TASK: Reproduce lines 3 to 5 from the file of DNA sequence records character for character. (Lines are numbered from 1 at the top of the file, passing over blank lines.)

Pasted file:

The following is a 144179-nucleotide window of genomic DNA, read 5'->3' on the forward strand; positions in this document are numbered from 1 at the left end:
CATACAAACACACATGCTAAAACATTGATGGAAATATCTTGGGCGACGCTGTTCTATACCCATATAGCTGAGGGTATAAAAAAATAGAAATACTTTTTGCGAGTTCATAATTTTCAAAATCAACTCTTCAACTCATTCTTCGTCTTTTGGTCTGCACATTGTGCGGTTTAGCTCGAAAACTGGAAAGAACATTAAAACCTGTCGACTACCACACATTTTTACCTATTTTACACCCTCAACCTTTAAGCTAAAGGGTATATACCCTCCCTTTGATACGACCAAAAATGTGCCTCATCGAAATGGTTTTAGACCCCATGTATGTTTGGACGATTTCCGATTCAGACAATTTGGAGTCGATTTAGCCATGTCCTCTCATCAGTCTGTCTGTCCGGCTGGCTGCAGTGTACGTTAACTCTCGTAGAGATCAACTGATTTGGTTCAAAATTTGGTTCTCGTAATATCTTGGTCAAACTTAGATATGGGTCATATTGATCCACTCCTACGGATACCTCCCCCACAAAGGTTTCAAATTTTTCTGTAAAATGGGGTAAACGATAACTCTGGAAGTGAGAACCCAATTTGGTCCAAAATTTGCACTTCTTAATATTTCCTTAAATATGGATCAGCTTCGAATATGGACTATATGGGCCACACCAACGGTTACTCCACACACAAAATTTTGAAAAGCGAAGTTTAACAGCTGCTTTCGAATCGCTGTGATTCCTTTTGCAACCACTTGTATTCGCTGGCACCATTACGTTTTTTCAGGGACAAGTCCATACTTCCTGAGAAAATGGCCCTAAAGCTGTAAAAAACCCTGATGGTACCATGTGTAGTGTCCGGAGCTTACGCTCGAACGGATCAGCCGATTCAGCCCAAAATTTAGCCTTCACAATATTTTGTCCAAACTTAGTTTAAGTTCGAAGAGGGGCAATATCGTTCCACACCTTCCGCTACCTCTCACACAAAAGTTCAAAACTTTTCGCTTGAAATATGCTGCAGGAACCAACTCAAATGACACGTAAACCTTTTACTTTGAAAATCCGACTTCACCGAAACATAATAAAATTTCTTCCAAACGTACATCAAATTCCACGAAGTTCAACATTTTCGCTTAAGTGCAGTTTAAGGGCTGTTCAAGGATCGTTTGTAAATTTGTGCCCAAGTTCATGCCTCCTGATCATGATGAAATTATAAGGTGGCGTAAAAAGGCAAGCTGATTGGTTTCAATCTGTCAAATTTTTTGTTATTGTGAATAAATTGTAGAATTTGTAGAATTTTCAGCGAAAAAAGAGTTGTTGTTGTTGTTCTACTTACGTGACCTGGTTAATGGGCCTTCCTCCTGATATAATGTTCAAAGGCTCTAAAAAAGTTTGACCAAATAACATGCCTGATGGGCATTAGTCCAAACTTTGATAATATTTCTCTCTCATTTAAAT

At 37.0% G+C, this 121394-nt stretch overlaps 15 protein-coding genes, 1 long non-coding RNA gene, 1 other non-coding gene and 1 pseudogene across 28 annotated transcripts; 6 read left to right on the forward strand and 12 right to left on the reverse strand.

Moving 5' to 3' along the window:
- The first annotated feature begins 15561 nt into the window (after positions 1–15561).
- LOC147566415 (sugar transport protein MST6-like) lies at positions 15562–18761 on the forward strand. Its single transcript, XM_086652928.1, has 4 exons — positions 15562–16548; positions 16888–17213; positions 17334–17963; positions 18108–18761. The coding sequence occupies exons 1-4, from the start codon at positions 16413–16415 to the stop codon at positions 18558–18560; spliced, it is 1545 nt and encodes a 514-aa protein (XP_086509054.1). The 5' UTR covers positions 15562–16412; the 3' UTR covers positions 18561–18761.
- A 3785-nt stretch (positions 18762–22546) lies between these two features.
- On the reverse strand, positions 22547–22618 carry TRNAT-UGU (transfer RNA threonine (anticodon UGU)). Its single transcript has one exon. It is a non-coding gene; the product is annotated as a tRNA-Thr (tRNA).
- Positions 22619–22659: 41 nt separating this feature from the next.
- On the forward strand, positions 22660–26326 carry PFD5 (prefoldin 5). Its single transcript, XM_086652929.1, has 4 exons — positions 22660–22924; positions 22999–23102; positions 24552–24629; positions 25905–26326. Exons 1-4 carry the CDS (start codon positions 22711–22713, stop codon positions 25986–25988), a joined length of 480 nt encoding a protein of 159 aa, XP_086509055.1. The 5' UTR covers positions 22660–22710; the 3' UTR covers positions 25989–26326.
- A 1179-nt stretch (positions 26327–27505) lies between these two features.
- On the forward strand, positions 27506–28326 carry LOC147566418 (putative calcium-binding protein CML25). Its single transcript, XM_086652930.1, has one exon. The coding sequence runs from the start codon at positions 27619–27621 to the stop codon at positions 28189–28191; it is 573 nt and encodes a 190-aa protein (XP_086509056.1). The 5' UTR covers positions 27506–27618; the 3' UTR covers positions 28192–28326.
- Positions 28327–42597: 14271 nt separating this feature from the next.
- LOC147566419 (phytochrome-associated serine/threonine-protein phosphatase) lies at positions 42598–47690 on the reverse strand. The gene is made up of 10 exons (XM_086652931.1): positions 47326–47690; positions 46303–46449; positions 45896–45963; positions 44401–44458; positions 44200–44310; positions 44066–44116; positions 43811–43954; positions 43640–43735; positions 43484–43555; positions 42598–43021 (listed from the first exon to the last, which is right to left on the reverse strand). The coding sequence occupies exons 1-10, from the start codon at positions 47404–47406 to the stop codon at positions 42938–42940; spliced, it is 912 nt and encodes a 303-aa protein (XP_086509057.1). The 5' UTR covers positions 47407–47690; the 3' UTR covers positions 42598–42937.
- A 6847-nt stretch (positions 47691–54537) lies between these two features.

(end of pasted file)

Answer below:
At 37.0% G+C, this 121394-nt stretch overlaps 15 protein-coding genes, 1 long non-coding RNA gene, 1 other non-coding gene and 1 pseudogene across 28 annotated transcripts; 6 read left to right on the forward strand and 12 right to left on the reverse strand.

Moving 5' to 3' along the window:
- The first annotated feature begins 15561 nt into the window (after positions 1–15561).